For the past two years, the social media team at BBC News has been experimenting with video content on Instagram, producing 15-second videos named #BBCShorts, in a bid to engage younger, on-the-go audiences with the news of the day.
But since the social platform lauched Instagram Stories in August 2016, a feature that allows users to publish a stream of videos and pictures that disappear after 24 hours, the BBC has been able to try and draw in followers in a new way, explained Mark Frankel, social media editor, BBC News.
“We thought it would be interesting to try and experiment with a different kind of storytelling, breaking down the component parts of a story into a number of short videos or series of animated stills, so our followers would experience the story as it unfolds,” he said.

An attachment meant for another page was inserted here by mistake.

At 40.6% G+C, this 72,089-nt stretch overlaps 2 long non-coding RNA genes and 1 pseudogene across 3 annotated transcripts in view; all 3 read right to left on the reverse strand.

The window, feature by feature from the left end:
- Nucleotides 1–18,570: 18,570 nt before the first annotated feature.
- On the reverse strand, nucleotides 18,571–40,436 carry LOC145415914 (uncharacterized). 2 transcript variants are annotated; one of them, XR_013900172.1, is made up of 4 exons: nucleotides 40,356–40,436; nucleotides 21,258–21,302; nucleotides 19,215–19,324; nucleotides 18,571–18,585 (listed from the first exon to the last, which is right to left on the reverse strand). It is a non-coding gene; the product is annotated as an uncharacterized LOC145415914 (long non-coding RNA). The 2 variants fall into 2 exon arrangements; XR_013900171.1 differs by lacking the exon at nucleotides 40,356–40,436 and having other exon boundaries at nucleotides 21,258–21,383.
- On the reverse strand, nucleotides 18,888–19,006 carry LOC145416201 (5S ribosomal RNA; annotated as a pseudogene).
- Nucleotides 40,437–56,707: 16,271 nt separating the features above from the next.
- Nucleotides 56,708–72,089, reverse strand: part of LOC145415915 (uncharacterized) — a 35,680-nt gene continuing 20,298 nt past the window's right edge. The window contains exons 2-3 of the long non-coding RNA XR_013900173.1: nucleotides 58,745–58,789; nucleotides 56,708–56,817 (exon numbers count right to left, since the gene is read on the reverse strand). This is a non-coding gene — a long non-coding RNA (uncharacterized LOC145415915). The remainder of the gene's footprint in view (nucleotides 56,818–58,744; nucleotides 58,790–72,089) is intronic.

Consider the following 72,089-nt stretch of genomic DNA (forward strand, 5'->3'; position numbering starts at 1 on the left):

Until recently, users of Instagram were unable to add any form of hyperlink to their posts, but the platform now gives publishers the ability to direct audiences out of the social media app to their own content.
“Before, it was just all about brand identity on the platform, but now there is a referral opportunity for us – we choose to add a hyperlink to frames within our Instagram Stories which encourage people on the platform to go to the BBC website,” he said.